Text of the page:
Jump to content
|Topic||Stats||Last action by|
|Ubuntu webserver permission issue||
|World of Warcraft Thread||
|BSOD while playing games ( hal.dll +f768)||
|How do you feel about the Ribbon UI?||
|Symantec says antivirus software 'is dead'||
Posted 10 July 2012 - 22:24
Posted 11 July 2012 - 00:40
Posted 11 July 2012 - 00:42
Posted 11 July 2012 - 01:40
Posted 11 July 2012 - 01:41
And if something were to happen, and a ******** of people got killed, their relatives would want to sue the sate saying it "Should have done something". So they did.
That's just too much government regulation for me.
Posted 11 July 2012 - 01:45
Posted 11 July 2012 - 02:45
Posted 11 July 2012 - 02:48
Posted 11 July 2012 - 03:00
You cheer for the city's law? Probably you won't be when one day you find out you have to apply for permit just for party with more than 5 person.
Posted 11 July 2012 - 03:08
I'm sure it won't be long before the usual suspects come out saying they're being persecuted just for being Christians, but it seems to me they simply seem to be part of the growing trend of people that think religious faith should grant people dispensation to break the law. If you want to host religious gatherings file the paperwork and do it legally.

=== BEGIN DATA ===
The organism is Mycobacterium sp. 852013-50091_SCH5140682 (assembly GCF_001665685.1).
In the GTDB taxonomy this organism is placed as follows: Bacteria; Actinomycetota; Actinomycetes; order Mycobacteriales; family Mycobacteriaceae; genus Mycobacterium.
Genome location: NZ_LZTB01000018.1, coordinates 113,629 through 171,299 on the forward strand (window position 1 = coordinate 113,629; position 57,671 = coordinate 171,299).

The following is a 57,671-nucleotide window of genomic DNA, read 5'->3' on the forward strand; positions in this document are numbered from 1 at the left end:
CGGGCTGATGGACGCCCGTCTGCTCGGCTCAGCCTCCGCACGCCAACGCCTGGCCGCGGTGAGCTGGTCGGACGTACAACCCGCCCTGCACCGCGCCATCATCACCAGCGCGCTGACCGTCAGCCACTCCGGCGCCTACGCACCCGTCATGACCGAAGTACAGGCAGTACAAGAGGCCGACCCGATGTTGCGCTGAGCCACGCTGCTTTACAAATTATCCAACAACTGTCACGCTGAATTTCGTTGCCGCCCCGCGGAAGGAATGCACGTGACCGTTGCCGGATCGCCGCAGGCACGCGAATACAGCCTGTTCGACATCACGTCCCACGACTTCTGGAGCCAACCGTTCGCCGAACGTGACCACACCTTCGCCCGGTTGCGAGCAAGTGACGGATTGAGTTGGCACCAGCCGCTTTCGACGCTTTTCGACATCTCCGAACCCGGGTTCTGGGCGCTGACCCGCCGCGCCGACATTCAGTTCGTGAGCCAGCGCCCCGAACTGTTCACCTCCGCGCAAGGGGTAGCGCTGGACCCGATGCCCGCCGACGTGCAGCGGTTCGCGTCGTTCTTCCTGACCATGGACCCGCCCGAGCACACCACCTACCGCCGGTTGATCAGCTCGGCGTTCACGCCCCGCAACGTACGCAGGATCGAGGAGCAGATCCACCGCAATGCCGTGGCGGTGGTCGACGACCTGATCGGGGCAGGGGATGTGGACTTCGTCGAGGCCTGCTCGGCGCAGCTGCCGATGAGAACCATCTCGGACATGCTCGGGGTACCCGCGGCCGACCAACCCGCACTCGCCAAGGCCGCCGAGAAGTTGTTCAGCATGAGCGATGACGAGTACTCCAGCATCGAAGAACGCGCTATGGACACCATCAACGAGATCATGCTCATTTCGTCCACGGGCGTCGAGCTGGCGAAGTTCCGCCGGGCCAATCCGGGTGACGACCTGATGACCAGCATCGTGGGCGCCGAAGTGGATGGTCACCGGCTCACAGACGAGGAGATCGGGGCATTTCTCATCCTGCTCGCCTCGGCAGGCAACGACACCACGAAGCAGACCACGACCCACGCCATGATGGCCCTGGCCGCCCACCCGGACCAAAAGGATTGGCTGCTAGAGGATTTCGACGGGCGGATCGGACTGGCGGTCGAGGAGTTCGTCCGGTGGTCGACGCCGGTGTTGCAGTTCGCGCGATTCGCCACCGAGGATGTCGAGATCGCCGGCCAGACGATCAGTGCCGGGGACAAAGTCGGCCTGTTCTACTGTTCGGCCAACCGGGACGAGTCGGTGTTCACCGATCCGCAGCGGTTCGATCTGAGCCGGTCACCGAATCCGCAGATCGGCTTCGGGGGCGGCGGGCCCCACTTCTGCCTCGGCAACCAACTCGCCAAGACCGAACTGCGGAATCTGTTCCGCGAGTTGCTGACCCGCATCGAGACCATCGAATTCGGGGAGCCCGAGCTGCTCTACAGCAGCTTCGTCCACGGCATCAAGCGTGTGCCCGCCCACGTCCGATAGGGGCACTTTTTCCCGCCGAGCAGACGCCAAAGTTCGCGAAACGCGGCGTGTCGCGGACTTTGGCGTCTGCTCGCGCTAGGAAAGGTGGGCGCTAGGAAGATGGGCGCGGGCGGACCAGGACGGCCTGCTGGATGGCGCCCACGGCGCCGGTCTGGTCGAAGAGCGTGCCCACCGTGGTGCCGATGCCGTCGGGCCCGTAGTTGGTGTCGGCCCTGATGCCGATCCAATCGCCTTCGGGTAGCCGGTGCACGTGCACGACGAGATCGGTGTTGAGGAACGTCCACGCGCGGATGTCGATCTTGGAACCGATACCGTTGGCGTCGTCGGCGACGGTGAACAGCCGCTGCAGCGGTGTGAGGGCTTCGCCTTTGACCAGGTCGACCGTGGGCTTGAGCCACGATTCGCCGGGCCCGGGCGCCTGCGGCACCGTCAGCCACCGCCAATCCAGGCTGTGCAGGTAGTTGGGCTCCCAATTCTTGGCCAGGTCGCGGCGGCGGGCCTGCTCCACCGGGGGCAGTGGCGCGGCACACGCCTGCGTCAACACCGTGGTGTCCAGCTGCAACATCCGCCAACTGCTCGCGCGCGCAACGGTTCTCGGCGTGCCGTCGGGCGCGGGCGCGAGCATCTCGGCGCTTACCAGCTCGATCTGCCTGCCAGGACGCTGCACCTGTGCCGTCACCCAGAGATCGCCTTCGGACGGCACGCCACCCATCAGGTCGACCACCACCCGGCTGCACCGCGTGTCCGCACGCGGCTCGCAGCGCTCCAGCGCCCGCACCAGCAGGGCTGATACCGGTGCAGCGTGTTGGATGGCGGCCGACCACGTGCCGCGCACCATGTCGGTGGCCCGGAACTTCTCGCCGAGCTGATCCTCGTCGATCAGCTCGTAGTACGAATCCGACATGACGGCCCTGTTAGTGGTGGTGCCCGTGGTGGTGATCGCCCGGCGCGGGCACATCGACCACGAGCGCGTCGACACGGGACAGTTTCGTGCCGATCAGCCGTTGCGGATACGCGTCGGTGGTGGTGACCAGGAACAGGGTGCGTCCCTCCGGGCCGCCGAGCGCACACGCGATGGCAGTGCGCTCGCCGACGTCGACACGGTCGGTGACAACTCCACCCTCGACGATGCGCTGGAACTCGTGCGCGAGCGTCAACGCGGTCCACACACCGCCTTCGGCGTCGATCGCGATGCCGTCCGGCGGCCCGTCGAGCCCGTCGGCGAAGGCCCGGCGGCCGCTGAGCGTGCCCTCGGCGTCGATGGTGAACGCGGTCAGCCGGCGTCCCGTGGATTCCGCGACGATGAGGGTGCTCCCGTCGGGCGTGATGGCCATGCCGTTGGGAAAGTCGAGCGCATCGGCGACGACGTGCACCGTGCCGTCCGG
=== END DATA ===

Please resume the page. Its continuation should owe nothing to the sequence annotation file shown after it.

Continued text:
Posted 11 July 2012 - 03:15
Posted 11 July 2012 - 03:47
He holds services three times per week... in a building permitted only for residential use. This is an issue of safety and 67 code violations.
If he wants a church, get the permits and build a church. If a pastor is holding service in a 2000 square foot building because he can't fit the people in his living room... that's a church.
If there was a fire and people died, people could have sued the city for knowingly allowing this to continue.
Posted 11 July 2012 - 04:16
If that's the case, then I'm gonna put up some skyscraprs right beside your cottage..
I think the even bigger issue is the sheer disrespect for private property rights and a lack of personal responsibility. If he is the proprietor of the building, there should be no limitations as to what he can do with it so long as no one is being harmed without consent. Secondly, an unrelated third party should not be at fault for failing to violate someone's private property based on a what-if.